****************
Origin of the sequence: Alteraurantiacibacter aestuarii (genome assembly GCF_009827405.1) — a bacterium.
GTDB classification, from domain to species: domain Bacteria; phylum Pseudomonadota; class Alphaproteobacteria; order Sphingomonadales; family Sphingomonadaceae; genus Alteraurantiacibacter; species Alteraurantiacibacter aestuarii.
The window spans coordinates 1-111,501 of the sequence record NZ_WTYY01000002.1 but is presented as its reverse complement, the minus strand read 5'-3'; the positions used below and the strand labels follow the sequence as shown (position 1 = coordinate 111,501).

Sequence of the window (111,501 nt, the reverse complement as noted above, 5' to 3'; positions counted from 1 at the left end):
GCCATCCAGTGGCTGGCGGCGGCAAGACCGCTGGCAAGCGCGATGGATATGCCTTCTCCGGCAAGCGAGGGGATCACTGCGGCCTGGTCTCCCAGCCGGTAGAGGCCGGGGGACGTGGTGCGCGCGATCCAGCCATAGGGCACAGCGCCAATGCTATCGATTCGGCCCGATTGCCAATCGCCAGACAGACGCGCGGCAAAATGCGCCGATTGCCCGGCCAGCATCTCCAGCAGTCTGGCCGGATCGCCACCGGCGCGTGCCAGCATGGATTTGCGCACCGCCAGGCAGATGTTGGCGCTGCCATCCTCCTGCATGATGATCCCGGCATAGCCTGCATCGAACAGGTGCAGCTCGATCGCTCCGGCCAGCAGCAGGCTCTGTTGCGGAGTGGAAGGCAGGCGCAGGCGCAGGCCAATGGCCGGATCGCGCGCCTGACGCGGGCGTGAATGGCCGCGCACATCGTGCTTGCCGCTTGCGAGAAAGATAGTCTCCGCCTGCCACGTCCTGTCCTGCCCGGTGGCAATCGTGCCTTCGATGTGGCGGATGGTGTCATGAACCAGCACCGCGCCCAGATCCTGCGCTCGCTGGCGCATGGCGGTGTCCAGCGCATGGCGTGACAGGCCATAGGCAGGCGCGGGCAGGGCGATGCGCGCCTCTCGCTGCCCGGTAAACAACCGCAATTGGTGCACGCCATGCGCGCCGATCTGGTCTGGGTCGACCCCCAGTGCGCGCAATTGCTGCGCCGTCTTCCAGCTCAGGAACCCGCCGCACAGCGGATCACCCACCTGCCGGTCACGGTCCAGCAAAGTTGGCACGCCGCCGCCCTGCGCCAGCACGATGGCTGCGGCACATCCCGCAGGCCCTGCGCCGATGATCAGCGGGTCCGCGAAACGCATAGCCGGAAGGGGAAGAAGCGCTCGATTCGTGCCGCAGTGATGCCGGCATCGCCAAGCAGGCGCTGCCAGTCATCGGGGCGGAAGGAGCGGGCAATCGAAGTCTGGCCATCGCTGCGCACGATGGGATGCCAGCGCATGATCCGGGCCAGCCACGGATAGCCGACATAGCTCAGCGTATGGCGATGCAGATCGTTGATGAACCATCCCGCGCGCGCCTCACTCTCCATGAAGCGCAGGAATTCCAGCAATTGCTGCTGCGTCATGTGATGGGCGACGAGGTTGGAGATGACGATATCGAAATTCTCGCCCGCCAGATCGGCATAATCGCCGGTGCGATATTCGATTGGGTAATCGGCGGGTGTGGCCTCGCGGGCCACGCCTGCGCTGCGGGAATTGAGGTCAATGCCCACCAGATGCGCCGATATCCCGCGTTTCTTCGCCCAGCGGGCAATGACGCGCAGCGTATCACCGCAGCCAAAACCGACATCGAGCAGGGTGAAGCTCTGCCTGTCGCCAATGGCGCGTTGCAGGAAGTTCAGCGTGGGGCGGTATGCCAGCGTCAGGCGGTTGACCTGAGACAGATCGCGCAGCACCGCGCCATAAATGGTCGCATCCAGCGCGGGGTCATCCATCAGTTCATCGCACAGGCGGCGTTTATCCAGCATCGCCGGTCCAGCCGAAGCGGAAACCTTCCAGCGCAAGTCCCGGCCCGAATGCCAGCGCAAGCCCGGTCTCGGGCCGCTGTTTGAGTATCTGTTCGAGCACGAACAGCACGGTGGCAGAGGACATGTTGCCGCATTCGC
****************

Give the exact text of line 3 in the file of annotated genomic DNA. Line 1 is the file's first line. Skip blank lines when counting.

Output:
The window spans coordinates 1-111,501 of the sequence record NZ_WTYY01000002.1 but is presented as its reverse complement, the minus strand read 5'-3'; the positions used below and the strand labels follow the sequence as shown (position 1 = coordinate 111,501).